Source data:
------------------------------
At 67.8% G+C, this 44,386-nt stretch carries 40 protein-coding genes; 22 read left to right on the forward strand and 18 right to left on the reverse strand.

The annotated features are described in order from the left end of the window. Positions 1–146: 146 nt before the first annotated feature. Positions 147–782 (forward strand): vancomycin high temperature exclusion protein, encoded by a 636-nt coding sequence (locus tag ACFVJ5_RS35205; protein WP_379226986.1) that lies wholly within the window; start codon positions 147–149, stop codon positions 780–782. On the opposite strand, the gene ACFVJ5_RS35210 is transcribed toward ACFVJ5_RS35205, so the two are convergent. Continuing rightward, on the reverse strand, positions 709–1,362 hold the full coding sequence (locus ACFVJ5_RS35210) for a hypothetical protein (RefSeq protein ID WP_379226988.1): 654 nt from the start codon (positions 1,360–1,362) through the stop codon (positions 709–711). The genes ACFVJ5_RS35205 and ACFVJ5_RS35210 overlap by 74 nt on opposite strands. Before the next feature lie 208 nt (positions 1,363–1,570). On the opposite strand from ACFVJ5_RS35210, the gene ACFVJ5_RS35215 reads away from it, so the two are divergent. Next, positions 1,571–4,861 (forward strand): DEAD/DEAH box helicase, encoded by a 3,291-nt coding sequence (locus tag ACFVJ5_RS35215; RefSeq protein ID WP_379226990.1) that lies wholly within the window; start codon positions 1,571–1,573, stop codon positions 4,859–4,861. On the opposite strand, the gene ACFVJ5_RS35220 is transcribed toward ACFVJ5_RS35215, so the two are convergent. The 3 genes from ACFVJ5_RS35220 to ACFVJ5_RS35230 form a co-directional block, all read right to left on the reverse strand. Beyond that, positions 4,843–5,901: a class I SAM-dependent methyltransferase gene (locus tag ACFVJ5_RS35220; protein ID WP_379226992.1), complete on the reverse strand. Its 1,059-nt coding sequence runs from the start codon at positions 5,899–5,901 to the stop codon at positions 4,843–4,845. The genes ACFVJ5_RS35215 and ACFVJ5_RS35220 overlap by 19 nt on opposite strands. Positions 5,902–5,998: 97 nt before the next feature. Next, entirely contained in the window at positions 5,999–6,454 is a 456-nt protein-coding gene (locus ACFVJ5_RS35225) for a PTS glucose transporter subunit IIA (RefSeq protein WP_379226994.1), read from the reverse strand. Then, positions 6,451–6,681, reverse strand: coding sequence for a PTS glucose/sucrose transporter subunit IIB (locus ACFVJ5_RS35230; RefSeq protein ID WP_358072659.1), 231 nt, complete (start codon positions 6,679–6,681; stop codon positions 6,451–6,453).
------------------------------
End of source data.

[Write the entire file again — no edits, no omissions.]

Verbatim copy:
At 67.8% G+C, this 44,386-nt stretch carries 40 protein-coding genes; 22 read left to right on the forward strand and 18 right to left on the reverse strand.

The annotated features are described in order from the left end of the window. Positions 1–146: 146 nt before the first annotated feature. Positions 147–782 (forward strand): vancomycin high temperature exclusion protein, encoded by a 636-nt coding sequence (locus tag ACFVJ5_RS35205; protein WP_379226986.1) that lies wholly within the window; start codon positions 147–149, stop codon positions 780–782. On the opposite strand, the gene ACFVJ5_RS35210 is transcribed toward ACFVJ5_RS35205, so the two are convergent. Continuing rightward, on the reverse strand, positions 709–1,362 hold the full coding sequence (locus ACFVJ5_RS35210) for a hypothetical protein (RefSeq protein ID WP_379226988.1): 654 nt from the start codon (positions 1,360–1,362) through the stop codon (positions 709–711). The genes ACFVJ5_RS35205 and ACFVJ5_RS35210 overlap by 74 nt on opposite strands. Before the next feature lie 208 nt (positions 1,363–1,570). On the opposite strand from ACFVJ5_RS35210, the gene ACFVJ5_RS35215 reads away from it, so the two are divergent. Next, positions 1,571–4,861 (forward strand): DEAD/DEAH box helicase, encoded by a 3,291-nt coding sequence (locus tag ACFVJ5_RS35215; RefSeq protein ID WP_379226990.1) that lies wholly within the window; start codon positions 1,571–1,573, stop codon positions 4,859–4,861. On the opposite strand, the gene ACFVJ5_RS35220 is transcribed toward ACFVJ5_RS35215, so the two are convergent. The 3 genes from ACFVJ5_RS35220 to ACFVJ5_RS35230 form a co-directional block, all read right to left on the reverse strand. Beyond that, positions 4,843–5,901: a class I SAM-dependent methyltransferase gene (locus tag ACFVJ5_RS35220; protein ID WP_379226992.1), complete on the reverse strand. Its 1,059-nt coding sequence runs from the start codon at positions 5,899–5,901 to the stop codon at positions 4,843–4,845. The genes ACFVJ5_RS35215 and ACFVJ5_RS35220 overlap by 19 nt on opposite strands. Positions 5,902–5,998: 97 nt before the next feature. Next, entirely contained in the window at positions 5,999–6,454 is a 456-nt protein-coding gene (locus ACFVJ5_RS35225) for a PTS glucose transporter subunit IIA (RefSeq protein WP_379226994.1), read from the reverse strand. Then, positions 6,451–6,681, reverse strand: coding sequence for a PTS glucose/sucrose transporter subunit IIB (locus ACFVJ5_RS35230; RefSeq protein ID WP_358072659.1), 231 nt, complete (start codon positions 6,679–6,681; stop codon positions 6,451–6,453).